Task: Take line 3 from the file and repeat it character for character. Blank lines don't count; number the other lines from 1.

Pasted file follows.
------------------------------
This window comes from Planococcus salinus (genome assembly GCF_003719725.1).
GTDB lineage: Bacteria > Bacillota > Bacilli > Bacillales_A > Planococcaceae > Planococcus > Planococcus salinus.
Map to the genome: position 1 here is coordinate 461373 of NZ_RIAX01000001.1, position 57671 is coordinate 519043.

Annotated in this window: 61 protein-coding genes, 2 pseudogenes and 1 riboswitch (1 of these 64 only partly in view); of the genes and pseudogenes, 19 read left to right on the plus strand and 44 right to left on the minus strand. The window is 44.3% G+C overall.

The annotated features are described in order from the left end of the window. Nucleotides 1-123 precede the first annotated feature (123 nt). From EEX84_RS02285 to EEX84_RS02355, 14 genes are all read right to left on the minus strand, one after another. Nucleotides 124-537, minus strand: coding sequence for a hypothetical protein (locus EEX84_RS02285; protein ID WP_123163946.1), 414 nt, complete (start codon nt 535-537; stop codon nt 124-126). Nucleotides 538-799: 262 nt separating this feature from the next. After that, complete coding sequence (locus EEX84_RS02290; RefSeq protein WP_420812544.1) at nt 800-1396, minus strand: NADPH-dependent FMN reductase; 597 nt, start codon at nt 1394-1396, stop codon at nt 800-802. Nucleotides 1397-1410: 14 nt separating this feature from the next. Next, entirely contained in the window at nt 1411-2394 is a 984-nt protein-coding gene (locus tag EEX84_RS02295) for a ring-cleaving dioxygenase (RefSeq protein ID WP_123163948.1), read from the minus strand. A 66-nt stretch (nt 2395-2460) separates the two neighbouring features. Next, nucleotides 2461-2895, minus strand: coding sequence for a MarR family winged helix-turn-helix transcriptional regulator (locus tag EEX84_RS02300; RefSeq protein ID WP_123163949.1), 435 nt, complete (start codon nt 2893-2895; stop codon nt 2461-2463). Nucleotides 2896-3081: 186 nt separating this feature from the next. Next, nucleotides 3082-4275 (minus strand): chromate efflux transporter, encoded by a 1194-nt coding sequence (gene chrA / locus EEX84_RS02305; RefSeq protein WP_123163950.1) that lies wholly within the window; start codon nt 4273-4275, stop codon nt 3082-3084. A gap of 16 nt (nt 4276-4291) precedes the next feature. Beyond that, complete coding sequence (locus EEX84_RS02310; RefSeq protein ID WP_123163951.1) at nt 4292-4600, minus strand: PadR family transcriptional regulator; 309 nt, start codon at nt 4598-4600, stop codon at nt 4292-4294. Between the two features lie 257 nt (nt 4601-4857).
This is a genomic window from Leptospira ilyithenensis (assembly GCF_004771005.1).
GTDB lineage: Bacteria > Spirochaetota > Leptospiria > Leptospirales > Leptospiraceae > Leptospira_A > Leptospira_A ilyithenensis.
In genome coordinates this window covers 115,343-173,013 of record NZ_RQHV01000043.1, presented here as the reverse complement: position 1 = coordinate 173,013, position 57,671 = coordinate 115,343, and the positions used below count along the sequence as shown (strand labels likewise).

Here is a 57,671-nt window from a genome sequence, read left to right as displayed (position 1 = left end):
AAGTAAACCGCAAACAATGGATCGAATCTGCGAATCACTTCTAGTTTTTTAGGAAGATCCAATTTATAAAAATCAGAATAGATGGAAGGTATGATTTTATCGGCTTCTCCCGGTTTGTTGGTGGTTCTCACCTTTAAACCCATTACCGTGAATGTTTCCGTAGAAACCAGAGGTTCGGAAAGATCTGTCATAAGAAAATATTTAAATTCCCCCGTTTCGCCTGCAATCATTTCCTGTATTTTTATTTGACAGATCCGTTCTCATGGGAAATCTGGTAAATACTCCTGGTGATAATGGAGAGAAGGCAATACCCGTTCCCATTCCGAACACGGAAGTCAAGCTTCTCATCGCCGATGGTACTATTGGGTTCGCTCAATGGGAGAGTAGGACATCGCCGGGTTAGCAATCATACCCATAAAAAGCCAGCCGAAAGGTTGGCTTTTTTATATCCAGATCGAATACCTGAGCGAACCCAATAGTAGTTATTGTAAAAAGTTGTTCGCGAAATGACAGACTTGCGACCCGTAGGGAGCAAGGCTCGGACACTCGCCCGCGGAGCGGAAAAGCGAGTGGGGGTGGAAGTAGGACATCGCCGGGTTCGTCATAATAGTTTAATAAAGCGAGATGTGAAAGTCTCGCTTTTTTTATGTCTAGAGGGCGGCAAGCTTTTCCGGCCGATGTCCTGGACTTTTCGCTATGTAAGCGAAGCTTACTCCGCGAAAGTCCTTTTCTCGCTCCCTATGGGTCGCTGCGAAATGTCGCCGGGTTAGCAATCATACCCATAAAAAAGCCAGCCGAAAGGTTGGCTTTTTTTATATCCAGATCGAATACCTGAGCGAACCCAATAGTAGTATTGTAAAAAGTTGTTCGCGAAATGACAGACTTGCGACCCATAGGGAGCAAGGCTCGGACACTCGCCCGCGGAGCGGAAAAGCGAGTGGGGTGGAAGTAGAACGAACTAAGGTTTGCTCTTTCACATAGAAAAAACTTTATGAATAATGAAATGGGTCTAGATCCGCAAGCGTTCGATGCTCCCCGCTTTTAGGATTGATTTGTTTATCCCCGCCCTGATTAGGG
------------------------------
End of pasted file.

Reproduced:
Map to the genome: position 1 here is coordinate 461373 of NZ_RIAX01000001.1, position 57671 is coordinate 519043.